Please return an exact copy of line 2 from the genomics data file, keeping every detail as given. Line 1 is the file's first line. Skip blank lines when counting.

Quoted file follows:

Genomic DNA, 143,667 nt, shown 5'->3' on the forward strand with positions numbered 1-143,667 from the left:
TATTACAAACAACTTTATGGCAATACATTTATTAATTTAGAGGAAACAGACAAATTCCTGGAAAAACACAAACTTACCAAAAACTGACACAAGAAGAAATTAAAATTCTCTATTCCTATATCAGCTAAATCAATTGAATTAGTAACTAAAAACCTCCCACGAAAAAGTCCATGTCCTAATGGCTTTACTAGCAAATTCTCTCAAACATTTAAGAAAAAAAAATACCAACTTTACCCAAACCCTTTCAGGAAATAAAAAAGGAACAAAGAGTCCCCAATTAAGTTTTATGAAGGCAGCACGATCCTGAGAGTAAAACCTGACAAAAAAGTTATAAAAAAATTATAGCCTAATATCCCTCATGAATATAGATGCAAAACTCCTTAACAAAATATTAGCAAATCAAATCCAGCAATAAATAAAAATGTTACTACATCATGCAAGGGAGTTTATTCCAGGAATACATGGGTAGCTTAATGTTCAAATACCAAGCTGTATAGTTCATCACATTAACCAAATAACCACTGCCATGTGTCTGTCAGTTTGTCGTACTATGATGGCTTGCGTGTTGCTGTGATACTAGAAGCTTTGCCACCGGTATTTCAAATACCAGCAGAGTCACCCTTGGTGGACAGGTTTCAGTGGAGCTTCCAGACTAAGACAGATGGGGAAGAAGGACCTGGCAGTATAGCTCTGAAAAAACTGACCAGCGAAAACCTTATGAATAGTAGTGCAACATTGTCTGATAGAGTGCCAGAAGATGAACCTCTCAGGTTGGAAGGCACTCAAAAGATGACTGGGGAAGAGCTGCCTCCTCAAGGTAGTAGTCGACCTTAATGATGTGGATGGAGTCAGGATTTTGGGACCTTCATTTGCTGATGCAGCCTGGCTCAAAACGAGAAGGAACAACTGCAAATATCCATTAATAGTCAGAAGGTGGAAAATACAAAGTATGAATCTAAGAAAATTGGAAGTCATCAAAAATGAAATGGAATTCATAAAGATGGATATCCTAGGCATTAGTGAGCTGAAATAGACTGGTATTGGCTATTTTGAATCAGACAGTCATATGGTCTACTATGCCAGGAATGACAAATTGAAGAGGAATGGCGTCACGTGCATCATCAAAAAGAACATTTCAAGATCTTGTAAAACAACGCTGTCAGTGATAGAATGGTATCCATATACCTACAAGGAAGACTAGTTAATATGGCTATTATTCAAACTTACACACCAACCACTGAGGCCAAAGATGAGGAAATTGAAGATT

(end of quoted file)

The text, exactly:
TATTACAAACAACTTTATGGCAATACATTTATTAATTTAGAGGAAACAGACAAATTCCTGGAAAAACACAAACTTACCAAAAACTGACACAAGAAGAAATTAAAATTCTCTATTCCTATATCAGCTAAATCAATTGAATTAGTAACTAAAAACCTCCCACGAAAAAGTCCATGTCCTAATGGCTTTACTAGCAAATTCTCTCAAACATTTAAGAAAAAAAAATACCAACTTTACCCAAACCCTTTCAGGAAATAAAAAAGGAACAAAGAGTCCCCAATTAAGTTTTATGAAGGCAGCACGATCCTGAGAGTAAAACCTGACAAAAAAGTTATAAAAAAATTATAGCCTAATATCCCTCATGAATATAGATGCAAAACTCCTTAACAAAATATTAGCAAATCAAATCCAGCAATAAATAAAAATGTTACTACATCATGCAAGGGAGTTTATTCCAGGAATACATGGGTAGCTTAATGTTCAAATACCAAGCTGTATAGTTCATCACATTAACCAAATAACCACTGCCATGTGTCTGTCAGTTTGTCGTACTATGATGGCTTGCGTGTTGCTGTGATACTAGAAGCTTTGCCACCGGTATTTCAAATACCAGCAGAGTCACCCTTGGTGGACAGGTTTCAGTGGAGCTTCCAGACTAAGACAGATGGGGAAGAAGGACCTGGCAGTATAGCTCTGAAAAAACTGACCAGCGAAAACCTTATGAATAGTAGTGCAACATTGTCTGATAGAGTGCCAGAAGATGAACCTCTCAGGTTGGAAGGCACTCAAAAGATGACTGGGGAAGAGCTGCCTCCTCAAGGTAGTAGTCGACCTTAATGATGTGGATGGAGTCAGGATTTTGGGACCTTCATTTGCTGATGCAGCCTGGCTCAAAACGAGAAGGAACAACTGCAAATATCCATTAATAGTCAGAAGGTGGAAAATACAAAGTATGAATCTAAGAAAATTGGAAGTCATCAAAAATGAAATGGAATTCATAAAGATGGATATCCTAGGCATTAGTGAGCTGAAATAGACTGGTATTGGCTATTTTGAATCAGACAGTCATATGGTCTACTATGCCAGGAATGACAAATTGAAGAGGAATGGCGTCACGTGCATCATCAAAAAGAACATTTCAAGATCTTGTAAAACAACGCTGTCAGTGATAGAATGGTATCCATATACCTACAAGGAAGACTAGTTAATATGGCTATTATTCAAACTTACACACCAACCACTGAGGCCAAAGATGAGGAAATTGAAGATT